My colleague, friend, mentor and coach, Betty Cooper, always tells her clients, “Write to express, not to impress.” How about you? Are you writing to impress or express? Too much of what I read seems to be to impress. Let me show you how competent I am! Let me tell you how much research I’ve done! Let me demonstrate my brilliance!
Frankly, I don’t care how brilliant you are. I care about how your writing can help me. In this case, it is all about me … your audience.
To write for your audience requires focus on action. In business we communicate to get action from someone else. So, your first step in writing is to determine what action you want your reader to take. If you don’t know what the action is, don’t write. Save yourself and your reader some time. As a first step, put a plan in place so the outcome is of value to you and your reader.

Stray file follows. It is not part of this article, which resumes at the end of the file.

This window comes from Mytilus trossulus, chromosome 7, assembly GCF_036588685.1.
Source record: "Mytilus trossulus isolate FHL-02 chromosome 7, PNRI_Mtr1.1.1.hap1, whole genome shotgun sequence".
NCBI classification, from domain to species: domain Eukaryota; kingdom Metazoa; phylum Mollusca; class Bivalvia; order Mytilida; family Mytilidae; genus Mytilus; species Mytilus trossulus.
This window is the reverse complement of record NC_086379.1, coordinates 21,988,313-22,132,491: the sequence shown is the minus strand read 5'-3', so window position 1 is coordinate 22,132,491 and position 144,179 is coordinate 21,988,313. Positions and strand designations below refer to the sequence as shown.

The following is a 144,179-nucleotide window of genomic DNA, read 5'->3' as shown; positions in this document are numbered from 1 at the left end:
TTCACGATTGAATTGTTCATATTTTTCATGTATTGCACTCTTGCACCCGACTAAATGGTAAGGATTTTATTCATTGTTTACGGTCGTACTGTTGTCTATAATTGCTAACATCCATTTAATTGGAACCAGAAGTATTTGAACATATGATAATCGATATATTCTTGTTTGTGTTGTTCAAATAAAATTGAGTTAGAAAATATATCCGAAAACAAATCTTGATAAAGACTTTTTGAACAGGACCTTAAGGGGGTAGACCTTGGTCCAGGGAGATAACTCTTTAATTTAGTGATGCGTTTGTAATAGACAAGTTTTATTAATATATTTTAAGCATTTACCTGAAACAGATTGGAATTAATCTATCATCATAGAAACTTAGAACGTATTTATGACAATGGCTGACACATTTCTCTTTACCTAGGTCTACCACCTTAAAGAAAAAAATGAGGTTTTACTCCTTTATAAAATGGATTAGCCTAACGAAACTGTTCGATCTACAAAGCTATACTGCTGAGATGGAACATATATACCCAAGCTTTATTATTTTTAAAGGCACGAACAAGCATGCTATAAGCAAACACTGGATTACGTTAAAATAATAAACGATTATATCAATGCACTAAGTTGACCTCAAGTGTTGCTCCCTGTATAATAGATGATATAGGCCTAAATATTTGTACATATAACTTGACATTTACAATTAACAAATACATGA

The next step is to communicate in the way your reader wants you to communicate. If your reader, your audience, wants an e-mail, send an e-mail. If your reader wants a person-to-person connection, connect via phone or in person. Don’t default to the easiest method … for you! An e-mail or text may be quick but if it’s not getting results, it’s a waste of time.
The third step is to follow-up. “Well, I sent you an e-mail and you didn’t do what I asked!” Are you sure I got the e-mail? Did your subject line get my attention over the other 200 e-mails I got yesterday?
It’s not my responsibility to follow-up to ensure you communicated well. It’s your responsibility, if I haven’t responded to your request, to follow-up to make sure the communication loop is complete.
Back to my original question, are you writing for yourself or your audience, the person or people you want to move to action?
Garth Roberts www.garthroberts.com